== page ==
helios.132 > jssmag.209.165: atp-resp 12266:2 (512) 0xae040000
	      helios.132 > jssmag.209.165: atp-resp 12266:3 (512) 0xae040000
	      helios.132 > jssmag.209.165: atp-resp 12266:4 (512) 0xae040000
	      helios.132 > jssmag.209.165: atp-resp 12266:5 (512) 0xae040000
	      helios.132 > jssmag.209.165: atp-resp 12266:6 (512) 0xae040000
	      helios.132 > jssmag.209.165: atp-resp*12266:7 (512) 0xae040000
	      jssmag.209.165 > helios.132: atp-req  12266<3,5> 0xae030001
	      helios.132 > jssmag.209.165: atp-resp 12266:3 (512) 0xae040000
	      helios.132 > jssmag.209.165: atp-resp 12266:5 (512) 0xae040000
	      jssmag.209.165 > helios.132: atp-rel  12266<0-7> 0xae030001
	      jssmag.209.133 > helios.132: atp-req* 12267<0-7> 0xae030002
       Jssmag.209  initiates transaction id 12266 with host helios by request-
       ing up to 8 packets (the	`<0-7>').  The hex number at the  end  of  the
       line is the value of the	`userdata' field in the	request.

       Helios  responds	 with  8 512-byte packets.  The	`:digit' following the
       transaction id gives the	packet sequence	number in the transaction  and
       the number in parens is the amount of data in the packet, excluding the
       atp header.  The	`*' on packet 7	indicates that the EOM bit was set.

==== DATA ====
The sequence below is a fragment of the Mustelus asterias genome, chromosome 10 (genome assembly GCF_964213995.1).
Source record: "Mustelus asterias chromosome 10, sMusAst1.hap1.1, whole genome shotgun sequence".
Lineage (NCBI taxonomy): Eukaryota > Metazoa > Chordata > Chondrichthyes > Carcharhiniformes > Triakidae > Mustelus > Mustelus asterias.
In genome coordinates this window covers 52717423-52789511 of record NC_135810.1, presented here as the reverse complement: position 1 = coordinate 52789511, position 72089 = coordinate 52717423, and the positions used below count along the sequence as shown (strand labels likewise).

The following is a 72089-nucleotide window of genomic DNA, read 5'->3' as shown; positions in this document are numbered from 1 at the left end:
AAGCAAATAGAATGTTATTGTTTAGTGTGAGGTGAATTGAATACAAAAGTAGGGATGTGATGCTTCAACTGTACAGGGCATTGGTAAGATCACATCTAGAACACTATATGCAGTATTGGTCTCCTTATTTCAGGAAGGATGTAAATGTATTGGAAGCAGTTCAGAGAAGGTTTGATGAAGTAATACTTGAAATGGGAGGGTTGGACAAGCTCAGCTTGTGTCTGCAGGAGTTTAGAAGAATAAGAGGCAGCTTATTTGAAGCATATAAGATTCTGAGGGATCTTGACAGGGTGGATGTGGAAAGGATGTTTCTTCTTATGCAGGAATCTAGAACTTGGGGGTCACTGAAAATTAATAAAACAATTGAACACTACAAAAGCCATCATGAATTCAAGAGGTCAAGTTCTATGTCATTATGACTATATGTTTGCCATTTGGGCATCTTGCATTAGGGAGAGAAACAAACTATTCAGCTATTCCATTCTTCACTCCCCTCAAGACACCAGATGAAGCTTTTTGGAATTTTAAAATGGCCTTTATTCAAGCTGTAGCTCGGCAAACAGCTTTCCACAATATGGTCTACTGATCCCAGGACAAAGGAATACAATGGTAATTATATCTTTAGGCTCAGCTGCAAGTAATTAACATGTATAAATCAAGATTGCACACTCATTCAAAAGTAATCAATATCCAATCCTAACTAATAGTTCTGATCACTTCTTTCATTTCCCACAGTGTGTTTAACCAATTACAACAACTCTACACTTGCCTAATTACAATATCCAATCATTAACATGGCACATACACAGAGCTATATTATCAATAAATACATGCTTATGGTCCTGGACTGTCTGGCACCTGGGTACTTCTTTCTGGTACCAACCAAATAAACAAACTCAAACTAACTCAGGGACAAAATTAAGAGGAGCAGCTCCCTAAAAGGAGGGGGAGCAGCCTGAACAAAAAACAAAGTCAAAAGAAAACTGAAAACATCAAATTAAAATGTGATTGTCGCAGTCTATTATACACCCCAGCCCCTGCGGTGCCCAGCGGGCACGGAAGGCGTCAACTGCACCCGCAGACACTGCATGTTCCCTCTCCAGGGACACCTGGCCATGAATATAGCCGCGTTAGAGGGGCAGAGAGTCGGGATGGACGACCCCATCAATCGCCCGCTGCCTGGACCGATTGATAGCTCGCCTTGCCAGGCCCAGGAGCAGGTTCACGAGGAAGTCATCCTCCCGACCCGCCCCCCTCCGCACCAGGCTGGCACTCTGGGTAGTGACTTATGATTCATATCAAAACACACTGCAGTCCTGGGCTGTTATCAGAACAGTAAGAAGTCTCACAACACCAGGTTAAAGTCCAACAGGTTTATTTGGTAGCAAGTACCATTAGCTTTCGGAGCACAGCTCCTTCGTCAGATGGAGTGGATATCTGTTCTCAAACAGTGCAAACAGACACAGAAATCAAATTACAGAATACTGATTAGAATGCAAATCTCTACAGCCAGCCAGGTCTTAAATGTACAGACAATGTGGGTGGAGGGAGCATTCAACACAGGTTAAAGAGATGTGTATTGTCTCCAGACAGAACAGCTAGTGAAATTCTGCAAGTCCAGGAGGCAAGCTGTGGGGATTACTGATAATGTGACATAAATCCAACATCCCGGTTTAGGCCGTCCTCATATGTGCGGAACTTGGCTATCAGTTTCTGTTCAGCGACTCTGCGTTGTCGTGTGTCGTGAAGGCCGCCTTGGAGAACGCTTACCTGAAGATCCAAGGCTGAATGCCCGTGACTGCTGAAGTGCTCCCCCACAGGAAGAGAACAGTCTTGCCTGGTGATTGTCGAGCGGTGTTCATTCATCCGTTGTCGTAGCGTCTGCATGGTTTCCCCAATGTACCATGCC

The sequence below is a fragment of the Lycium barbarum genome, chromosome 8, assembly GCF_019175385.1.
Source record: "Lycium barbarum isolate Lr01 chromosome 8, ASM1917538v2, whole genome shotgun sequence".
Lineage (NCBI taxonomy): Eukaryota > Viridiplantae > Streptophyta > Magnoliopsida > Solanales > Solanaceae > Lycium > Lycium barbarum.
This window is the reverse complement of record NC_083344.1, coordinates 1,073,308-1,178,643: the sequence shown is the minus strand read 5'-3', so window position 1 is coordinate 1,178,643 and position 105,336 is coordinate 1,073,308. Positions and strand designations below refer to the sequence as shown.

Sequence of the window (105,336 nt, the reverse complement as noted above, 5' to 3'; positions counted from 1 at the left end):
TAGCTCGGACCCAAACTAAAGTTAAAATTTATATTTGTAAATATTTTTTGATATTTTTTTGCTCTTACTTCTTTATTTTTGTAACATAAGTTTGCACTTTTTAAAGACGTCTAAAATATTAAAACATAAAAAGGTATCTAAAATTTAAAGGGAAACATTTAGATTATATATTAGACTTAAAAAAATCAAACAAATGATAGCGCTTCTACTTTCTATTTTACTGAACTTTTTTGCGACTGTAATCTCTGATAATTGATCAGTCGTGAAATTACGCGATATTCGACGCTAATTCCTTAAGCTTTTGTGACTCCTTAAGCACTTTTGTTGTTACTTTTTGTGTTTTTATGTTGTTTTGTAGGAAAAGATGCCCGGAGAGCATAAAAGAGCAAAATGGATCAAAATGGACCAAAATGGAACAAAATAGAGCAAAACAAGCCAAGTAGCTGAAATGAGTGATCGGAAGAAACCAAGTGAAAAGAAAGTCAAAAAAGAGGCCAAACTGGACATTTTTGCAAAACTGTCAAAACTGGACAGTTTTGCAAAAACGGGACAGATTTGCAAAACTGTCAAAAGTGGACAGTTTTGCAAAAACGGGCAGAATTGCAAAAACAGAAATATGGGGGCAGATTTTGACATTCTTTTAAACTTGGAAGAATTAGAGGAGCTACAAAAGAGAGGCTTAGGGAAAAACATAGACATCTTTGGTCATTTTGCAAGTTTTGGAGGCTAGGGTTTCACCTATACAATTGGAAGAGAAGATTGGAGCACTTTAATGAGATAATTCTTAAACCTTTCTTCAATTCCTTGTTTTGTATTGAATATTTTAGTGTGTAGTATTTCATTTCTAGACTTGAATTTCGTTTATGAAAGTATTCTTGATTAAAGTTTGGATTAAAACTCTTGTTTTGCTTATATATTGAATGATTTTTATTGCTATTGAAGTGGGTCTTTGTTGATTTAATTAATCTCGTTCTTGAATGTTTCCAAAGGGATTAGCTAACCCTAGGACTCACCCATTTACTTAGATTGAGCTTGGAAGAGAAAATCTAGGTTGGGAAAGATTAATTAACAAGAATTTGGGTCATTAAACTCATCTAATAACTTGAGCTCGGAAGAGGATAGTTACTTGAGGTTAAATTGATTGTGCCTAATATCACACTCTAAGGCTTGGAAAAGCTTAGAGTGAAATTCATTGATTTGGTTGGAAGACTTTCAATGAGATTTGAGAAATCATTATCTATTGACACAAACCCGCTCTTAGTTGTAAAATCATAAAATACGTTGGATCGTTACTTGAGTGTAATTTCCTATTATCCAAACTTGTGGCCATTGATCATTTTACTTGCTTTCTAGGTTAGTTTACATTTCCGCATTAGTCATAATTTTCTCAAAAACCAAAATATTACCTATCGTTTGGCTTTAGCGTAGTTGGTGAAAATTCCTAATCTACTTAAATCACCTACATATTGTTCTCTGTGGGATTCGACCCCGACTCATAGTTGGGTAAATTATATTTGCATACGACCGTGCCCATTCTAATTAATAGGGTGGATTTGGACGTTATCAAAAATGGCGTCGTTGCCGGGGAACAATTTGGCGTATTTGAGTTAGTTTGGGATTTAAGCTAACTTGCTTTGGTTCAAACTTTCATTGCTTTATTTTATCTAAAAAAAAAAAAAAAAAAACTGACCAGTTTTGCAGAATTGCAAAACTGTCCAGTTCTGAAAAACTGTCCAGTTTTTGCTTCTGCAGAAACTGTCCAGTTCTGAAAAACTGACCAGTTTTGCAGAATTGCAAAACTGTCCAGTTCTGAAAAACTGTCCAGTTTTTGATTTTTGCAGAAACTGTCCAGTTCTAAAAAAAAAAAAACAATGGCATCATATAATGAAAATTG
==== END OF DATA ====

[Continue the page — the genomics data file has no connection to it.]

Jssmag.209 then requests	that packets 3 & 5 be  retransmitted.	Helios
       resends	them  then jssmag.209 releases the transaction.	 Finally, jss-
       mag.209 initiates the next request.  The	`*' on the  request  indicates
       that XO (`exactly once')	was not	set.

       IP Fragmentation

       Fragmented Internet datagrams are printed as
	      (frag id:size@offset+)
	      (frag id:size@offset)
       (The  first  form indicates there are more fragments.  The second indi-
       cates this is the last fragment.)

       Id is the fragment id.  Size is the fragment size (in bytes)  excluding
       the  IP	header.	  Offset  is  this fragment's offset (in bytes)	in the
       original	datagram.

       The fragment information	is output for each fragment.  The first	 frag-
       ment  contains  the  higher  level protocol header and the frag info is
       printed after the protocol info.	 Fragments after the first contain  no
       higher  level  protocol	header	and the	frag info is printed after the
       source and destination addresses.  For example, here is part of an  ftp
       from  arizona.edu to lbl-rtsg.arpa over a CSNET connection that doesn't
       appear to handle	576 byte datagrams:
	      arizona.ftp-data > rtsg.1170: . 1024:1332(308) ack 1 win 4096 (frag 595a:328@0+)
	      arizona >	rtsg: (frag 595a:204@328)
	      rtsg.1170	> arizona.ftp-data: . ack 1536 win 2560
       There are a couple of things to note here:  First, addresses in the 2nd
       line  don't include port	numbers.  This is because the TCP protocol in-
       formation is all	in the first fragment and we have  no  idea  what  the
       port  or	 sequence numbers are when we print the	later fragments.  Sec-
       ond, the	tcp sequence information in the	first line is  printed	as  if
       there  were  308	 bytes of user data when, in fact, there are 512 bytes
       (308 in the first frag and 204 in the second).  If you are looking  for
       holes  in  the  sequence	space or trying	to match up acks with packets,
       this can	fool you.

       A packet	with the IP don't fragment flag	 is  marked  with  a  trailing
       (DF).

       Timestamps